Last Monday I left you with one eye on the sky, looking towards beautiful Bamburgh. Soon after, I was high in the battlements of the castle. It’s just 3 miles around the coast from Seahouses, and the coach whisked me there in minutes. You know I would have prefered to walk, but time was of the essence. I had never before gained access to this, one of the north’s mightiest castles, and was hugely excited to be there.
Bamburgh is a small village, totally dominated by the castle, seat of the former Kings of Northumbria, and the burial place of Grace Darling. I would have loved to visit the museum to her memory but today I was on a mission. I had just a couple of hours and it wouldn’t be wasted.
The sky was dark but the flag flying proudly as I climbed the hill towards the gateway, and caught my first glimpse of the dunes. In the far distance, the Farne Islands, home to a colony of puffins and numerous seabirds.
Inside the gateway a sequence of information boards gives a brief history of the castle, and then you’re approaching the battlements. A small boy is very enamoured of the tubbiest canon, and I wait patiently while his Dad coaxes him away. Beyond the battlements an expanse of green stretches out, a roller propped against a wall testifying to hours of work to maintain its pristine appearance.
The castle astounds with its scale, and venturing through the doorway you may well pause in surprise. The walls are thick, as a castle wall should be, but light flows in from high windows. The alcoves are deep and have been used to display the castle’s many treasures. I am particularly taken with the clocks, which appear throughout the castle, and there’s a fine collection of Chinoiserie, historic paintings and photographs.
One of many lovely clocks
The slaying of the Lambton worm
Be prepared to gawp in admiration as you enter the King’s Hall. Built on the site of the medieval Great Hall, it is a Victorian masterpiece. The ceiling is made with teak from Thailand. The King of Siam, as it was then known, was a good friend of Lord William Armstrong, the industrialist who was responsible for completing the restoration of the castle.
Perhaps it’s time to squeeze a little history in. There is archaeological evidence that as early as 10,000BC this area was inhabited. The Romans arrived sometime between 43AD and 410AD, to find a Celtic fort, and knew it as Din Guayrdi. Written history begins with the Anglo-Saxons, when Christianity was brought to the area by saints Oswald, Aidan and Cuthbert. The Vikings destroyed the fort in 993, the Norman castle and tower which eventually replaced it being the foundation of the present one. The Percy family, Earls of Northumberland, were based at the castle when a 9-month siege by Richard Neville, 16th Earl of Warwick, ended the Wars of the Roses in 1464. King James 1 then gifted the castle to the Forster family. Somewhat surprisingly it became a surgery and dispensary for the poor and sick under John Sharpe. Finally, the castle was bought by the first Lord Armstrong in the 1800s, but he died before restoration could be completed. It’s obviously much more complicated than this, but I’ve brought you full circle. The Armstrong family still own the castle today. Now let’s enter the King’s Hall.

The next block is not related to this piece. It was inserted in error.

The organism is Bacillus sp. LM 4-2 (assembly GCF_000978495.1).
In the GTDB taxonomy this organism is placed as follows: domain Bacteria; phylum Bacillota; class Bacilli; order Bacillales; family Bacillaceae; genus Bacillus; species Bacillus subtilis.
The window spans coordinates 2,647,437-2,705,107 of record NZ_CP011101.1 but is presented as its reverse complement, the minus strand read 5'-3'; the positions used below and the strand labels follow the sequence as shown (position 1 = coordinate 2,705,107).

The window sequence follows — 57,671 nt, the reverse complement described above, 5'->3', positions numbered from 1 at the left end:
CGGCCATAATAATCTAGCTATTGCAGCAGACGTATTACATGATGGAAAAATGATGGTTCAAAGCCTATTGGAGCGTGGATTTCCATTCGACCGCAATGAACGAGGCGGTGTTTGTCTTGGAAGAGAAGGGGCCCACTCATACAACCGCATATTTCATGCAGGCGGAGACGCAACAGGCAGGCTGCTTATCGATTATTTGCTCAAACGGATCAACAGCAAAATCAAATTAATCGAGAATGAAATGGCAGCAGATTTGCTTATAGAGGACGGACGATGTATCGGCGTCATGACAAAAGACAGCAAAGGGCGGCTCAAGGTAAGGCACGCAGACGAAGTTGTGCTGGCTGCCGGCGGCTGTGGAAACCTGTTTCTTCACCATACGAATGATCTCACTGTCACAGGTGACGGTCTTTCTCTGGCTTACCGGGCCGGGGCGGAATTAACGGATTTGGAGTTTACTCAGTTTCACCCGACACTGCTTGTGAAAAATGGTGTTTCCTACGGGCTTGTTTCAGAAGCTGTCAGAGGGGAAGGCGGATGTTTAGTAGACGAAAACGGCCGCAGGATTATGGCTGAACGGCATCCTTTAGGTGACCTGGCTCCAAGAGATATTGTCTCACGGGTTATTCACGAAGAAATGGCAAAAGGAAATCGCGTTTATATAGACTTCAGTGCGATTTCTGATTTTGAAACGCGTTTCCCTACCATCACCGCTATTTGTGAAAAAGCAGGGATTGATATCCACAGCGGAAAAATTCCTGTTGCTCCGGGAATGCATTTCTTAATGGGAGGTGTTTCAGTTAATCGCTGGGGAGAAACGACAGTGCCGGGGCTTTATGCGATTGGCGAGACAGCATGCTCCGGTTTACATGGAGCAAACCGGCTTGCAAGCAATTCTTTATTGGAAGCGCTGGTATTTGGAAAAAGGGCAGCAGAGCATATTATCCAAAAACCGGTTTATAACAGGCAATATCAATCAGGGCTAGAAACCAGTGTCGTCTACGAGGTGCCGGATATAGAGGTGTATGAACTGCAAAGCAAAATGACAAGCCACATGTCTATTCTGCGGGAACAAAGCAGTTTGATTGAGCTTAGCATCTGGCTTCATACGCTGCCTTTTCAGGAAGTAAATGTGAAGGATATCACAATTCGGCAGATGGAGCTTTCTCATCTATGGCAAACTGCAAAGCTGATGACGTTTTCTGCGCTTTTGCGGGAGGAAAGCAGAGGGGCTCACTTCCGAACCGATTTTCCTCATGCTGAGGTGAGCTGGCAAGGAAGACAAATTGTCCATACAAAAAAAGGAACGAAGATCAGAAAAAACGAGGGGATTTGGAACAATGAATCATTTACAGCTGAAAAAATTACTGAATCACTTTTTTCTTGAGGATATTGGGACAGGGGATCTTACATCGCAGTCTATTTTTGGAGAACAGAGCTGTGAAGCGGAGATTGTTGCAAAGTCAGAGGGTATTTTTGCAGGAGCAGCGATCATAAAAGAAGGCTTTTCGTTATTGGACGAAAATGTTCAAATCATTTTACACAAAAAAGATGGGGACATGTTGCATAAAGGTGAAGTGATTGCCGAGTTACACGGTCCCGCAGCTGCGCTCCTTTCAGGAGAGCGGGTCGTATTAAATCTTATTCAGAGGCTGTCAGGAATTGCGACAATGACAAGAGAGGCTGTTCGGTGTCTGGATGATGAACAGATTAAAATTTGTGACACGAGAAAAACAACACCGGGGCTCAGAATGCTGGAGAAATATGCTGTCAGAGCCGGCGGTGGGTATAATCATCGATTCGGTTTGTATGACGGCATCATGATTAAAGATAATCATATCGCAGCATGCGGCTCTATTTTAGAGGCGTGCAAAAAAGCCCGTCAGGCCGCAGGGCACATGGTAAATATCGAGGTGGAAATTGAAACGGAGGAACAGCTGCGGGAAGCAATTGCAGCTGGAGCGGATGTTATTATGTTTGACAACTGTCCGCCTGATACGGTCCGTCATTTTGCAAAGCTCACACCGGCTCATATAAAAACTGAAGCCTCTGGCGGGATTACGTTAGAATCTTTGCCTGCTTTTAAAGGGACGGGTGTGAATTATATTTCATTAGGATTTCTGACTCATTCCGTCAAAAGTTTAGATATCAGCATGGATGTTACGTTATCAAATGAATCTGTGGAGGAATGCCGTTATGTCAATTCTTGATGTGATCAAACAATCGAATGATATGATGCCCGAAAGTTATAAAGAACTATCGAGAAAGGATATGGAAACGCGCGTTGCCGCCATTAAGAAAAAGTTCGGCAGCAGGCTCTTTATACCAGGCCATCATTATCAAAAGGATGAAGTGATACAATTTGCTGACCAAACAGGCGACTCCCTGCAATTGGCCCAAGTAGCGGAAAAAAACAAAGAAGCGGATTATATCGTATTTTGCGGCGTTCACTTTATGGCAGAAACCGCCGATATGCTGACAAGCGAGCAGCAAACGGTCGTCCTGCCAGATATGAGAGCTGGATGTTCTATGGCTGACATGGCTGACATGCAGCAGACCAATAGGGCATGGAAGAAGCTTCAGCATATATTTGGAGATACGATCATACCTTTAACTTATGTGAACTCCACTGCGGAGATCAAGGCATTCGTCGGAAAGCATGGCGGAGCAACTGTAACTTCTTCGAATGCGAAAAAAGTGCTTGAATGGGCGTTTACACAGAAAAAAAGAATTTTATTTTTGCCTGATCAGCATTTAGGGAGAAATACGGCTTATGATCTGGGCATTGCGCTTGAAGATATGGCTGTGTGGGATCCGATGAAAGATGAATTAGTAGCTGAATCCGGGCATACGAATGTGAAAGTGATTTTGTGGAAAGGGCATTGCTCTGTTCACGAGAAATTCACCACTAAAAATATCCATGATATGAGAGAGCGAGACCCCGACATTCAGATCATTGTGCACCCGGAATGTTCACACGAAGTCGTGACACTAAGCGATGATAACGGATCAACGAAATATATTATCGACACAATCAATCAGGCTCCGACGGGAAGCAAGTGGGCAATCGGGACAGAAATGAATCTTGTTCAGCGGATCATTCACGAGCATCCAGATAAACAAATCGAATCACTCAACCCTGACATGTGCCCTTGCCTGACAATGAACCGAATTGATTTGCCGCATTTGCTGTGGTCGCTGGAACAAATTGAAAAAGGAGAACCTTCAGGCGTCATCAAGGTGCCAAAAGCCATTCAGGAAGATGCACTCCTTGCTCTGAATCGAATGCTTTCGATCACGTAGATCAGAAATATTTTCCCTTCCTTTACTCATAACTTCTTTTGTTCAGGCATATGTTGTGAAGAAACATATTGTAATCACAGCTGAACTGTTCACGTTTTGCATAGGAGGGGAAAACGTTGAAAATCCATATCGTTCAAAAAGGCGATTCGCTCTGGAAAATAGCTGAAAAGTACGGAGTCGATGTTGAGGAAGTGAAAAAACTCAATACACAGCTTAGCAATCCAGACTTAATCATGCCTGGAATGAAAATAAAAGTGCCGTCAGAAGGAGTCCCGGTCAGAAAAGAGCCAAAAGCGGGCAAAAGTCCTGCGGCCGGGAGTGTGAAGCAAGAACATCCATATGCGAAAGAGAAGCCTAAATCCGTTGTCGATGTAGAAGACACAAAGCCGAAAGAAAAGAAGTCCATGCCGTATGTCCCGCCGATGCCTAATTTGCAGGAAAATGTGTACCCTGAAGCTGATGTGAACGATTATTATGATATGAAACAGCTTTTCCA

Impressive, isn’t it? Did you spot another clock? A little too ornate for my mantelpiece but looking fine against the wood panelling. And so it goes on. Opulence follows opulence and I spent considerable time admiring.
But that clock was ticking and, after a brief interlude in the kitchens and scullery, I tore myself away and made for the outdoors. A quick tour of the castle walls, then will I have time to make it down to that beach?
At the rear of the castle I find a narrow pathway down through the dunes. A sign points it out as the Victorian path to the beach. I imagine swishing skirts and parasols, and certainly the steadying arm of a gentleman friend. I follow it most of the way down but it twists and turns and I doubt that I have time to make the return trip. I retrace my steps to the front of the castle.
A band is setting up on the huge village green and I wish I could hang around for the festivities, but it’s time for my return to the coach. I hope you enjoyed walking with me in this beautiful part of the world.
The Bamburgh Castle website is a beauty, and will give you many more details than I can provide here. You can even stay at the castle, if you wish. Meantime, let’s get that kettle on and visit a few more walks.
Many thanks to all my contributors and to you folks in the armchair too. You liven up my Mondays beautifully. If you’d like to join me there are details on my Jo’s Monday walk page. Please do!
Anabel finds a little incredible beauty of her own :
Much nearer to home for me, and looking lovely in full bloom :
Simonside Hills – A walk amongst the Heather in the deceptive heat
Jackie’s menu planning and sunshine!
A misty lake and horses! Nice combination, Janet :
Let’s go the lake
Liesbet has some very interesting formations to show us this week :
Day Trips around Santa Fee, NM : Kasha-Katuwe Tent Rocks National Monument
And I can always rely on Jude for something beautiful :
Loe Bar Circular Trail through Penrose Estate
Delighted to welcome Madhu here, with some fascinating insights into Brussels :
Brussels – Glimpses of an Eclectic Cityscape
Drake takes us back to his Danish roots, where the living is easy :
Lazy living mood
Welcoming more beauty with Meg’s rock hunting post :
Eurobodalla beaches: Tomakin Cove (north) and Barlings Beach (south)
Woolly’s back on the Memorial Trail this week :
We all need a little of this, and Annika’s sharing :
And lastly, a wonderful surprise for me- Gilly playing hopscotch! Enjoy Florence, hon :
The High Lands of Orcombe
That’s it for another week! Fabulous, aren’t they? Please do find time to visit. I’m off out walking with my group, if the rain holds off. Have a happy week ahead!